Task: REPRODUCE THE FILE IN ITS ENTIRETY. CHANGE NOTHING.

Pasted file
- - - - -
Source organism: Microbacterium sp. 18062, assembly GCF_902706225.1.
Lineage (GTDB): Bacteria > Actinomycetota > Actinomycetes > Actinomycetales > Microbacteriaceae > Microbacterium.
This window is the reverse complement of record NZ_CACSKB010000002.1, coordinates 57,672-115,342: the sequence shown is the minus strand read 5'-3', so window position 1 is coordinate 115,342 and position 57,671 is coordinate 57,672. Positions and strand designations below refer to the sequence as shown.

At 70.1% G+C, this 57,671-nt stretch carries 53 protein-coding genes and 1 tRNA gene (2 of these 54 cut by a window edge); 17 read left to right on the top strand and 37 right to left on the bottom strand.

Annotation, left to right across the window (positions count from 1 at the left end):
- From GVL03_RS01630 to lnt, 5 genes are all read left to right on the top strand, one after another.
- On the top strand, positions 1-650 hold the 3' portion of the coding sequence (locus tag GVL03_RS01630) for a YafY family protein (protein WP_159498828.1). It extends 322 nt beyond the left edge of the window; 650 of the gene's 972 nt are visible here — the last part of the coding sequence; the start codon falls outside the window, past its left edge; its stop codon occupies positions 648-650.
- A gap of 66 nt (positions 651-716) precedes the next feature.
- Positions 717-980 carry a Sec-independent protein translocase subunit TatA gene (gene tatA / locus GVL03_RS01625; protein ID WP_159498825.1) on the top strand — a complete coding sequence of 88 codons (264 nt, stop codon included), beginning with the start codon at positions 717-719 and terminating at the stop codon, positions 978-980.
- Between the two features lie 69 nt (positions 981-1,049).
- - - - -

Source organism: Microbacterium sp. 18062, assembly GCF_902706225.1.
Lineage (GTDB): Bacteria > Actinomycetota > Actinomycetes > Actinomycetales > Microbacteriaceae > Microbacterium.
This window is the reverse complement of record NZ_CACSKB010000002.1, coordinates 57,672-115,342: the sequence shown is the minus strand read 5'-3', so window position 1 is coordinate 115,342 and position 57,671 is coordinate 57,672. Positions and strand designations below refer to the sequence as shown.

At 70.1% G+C, this 57,671-nt stretch carries 53 protein-coding genes and 1 tRNA gene (2 of these 54 cut by a window edge); 17 read left to right on the top strand and 37 right to left on the bottom strand.

Annotation, left to right across the window (positions count from 1 at the left end):
- From GVL03_RS01630 to lnt, 5 genes are all read left to right on the top strand, one after another.
- On the top strand, positions 1-650 hold the 3' portion of the coding sequence (locus tag GVL03_RS01630) for a YafY family protein (protein WP_159498828.1). It extends 322 nt beyond the left edge of the window; 650 of the gene's 972 nt are visible here — the last part of the coding sequence; the start codon falls outside the window, past its left edge; its stop codon occupies positions 648-650.
- A gap of 66 nt (positions 651-716) precedes the next feature.
- Positions 717-980 carry a Sec-independent protein translocase subunit TatA gene (gene tatA / locus GVL03_RS01625; protein ID WP_159498825.1) on the top strand — a complete coding sequence of 88 codons (264 nt, stop codon included), beginning with the start codon at positions 717-719 and terminating at the stop codon, positions 978-980.
- Between the two features lie 69 nt (positions 981-1,049).